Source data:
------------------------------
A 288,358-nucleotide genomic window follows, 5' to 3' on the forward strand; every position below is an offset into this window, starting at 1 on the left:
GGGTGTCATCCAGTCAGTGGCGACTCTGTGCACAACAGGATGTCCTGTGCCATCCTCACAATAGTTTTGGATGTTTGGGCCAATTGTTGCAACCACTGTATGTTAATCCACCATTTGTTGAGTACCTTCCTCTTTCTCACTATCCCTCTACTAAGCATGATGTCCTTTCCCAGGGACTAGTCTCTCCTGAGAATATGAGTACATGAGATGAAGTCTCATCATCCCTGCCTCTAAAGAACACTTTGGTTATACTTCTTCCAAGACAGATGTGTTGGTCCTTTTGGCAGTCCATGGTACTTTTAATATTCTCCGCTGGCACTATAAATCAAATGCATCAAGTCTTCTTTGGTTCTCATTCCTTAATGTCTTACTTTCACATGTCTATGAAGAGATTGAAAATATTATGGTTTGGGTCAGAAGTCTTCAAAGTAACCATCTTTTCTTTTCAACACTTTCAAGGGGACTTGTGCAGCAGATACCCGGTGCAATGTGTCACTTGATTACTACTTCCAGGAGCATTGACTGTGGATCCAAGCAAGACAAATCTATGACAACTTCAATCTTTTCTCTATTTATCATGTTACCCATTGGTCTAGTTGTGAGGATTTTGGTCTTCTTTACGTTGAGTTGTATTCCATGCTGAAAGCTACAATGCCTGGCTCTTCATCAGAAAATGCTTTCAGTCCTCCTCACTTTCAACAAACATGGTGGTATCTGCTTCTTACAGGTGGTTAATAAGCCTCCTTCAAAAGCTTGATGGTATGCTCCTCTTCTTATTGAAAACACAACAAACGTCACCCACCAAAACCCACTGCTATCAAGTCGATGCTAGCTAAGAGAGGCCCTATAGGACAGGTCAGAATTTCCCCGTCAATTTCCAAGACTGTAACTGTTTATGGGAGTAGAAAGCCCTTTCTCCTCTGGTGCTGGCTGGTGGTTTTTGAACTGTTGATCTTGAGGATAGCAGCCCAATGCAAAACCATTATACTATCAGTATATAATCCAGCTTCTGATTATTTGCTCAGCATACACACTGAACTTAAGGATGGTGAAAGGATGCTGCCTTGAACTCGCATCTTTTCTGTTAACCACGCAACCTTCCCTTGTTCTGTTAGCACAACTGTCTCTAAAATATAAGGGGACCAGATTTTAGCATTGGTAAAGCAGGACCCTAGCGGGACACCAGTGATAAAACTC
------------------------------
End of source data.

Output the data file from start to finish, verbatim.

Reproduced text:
A 288,358-nucleotide genomic window follows, 5' to 3' on the forward strand; every position below is an offset into this window, starting at 1 on the left:
GGGTGTCATCCAGTCAGTGGCGACTCTGTGCACAACAGGATGTCCTGTGCCATCCTCACAATAGTTTTGGATGTTTGGGCCAATTGTTGCAACCACTGTATGTTAATCCACCATTTGTTGAGTACCTTCCTCTTTCTCACTATCCCTCTACTAAGCATGATGTCCTTTCCCAGGGACTAGTCTCTCCTGAGAATATGAGTACATGAGATGAAGTCTCATCATCCCTGCCTCTAAAGAACACTTTGGTTATACTTCTTCCAAGACAGATGTGTTGGTCCTTTTGGCAGTCCATGGTACTTTTAATATTCTCCGCTGGCACTATAAATCAAATGCATCAAGTCTTCTTTGGTTCTCATTCCTTAATGTCTTACTTTCACATGTCTATGAAGAGATTGAAAATATTATGGTTTGGGTCAGAAGTCTTCAAAGTAACCATCTTTTCTTTTCAACACTTTCAAGGGGACTTGTGCAGCAGATACCCGGTGCAATGTGTCACTTGATTACTACTTCCAGGAGCATTGACTGTGGATCCAAGCAAGACAAATCTATGACAACTTCAATCTTTTCTCTATTTATCATGTTACCCATTGGTCTAGTTGTGAGGATTTTGGTCTTCTTTACGTTGAGTTGTATTCCATGCTGAAAGCTACAATGCCTGGCTCTTCATCAGAAAATGCTTTCAGTCCTCCTCACTTTCAACAAACATGGTGGTATCTGCTTCTTACAGGTGGTTAATAAGCCTCCTTCAAAAGCTTGATGGTATGCTCCTCTTCTTATTGAAAACACAACAAACGTCACCCACCAAAACCCACTGCTATCAAGTCGATGCTAGCTAAGAGAGGCCCTATAGGACAGGTCAGAATTTCCCCGTCAATTTCCAAGACTGTAACTGTTTATGGGAGTAGAAAGCCCTTTCTCCTCTGGTGCTGGCTGGTGGTTTTTGAACTGTTGATCTTGAGGATAGCAGCCCAATGCAAAACCATTATACTATCAGTATATAATCCAGCTTCTGATTATTTGCTCAGCATACACACTGAACTTAAGGATGGTGAAAGGATGCTGCCTTGAACTCGCATCTTTTCTGTTAACCACGCAACCTTCCCTTGTTCTGTTAGCACAACTGTCTCTAAAATATAAGGGGACCAGATTTTAGCATTGGTAAAGCAGGACCCTAGCGGGACACCAGTGATAAAACTC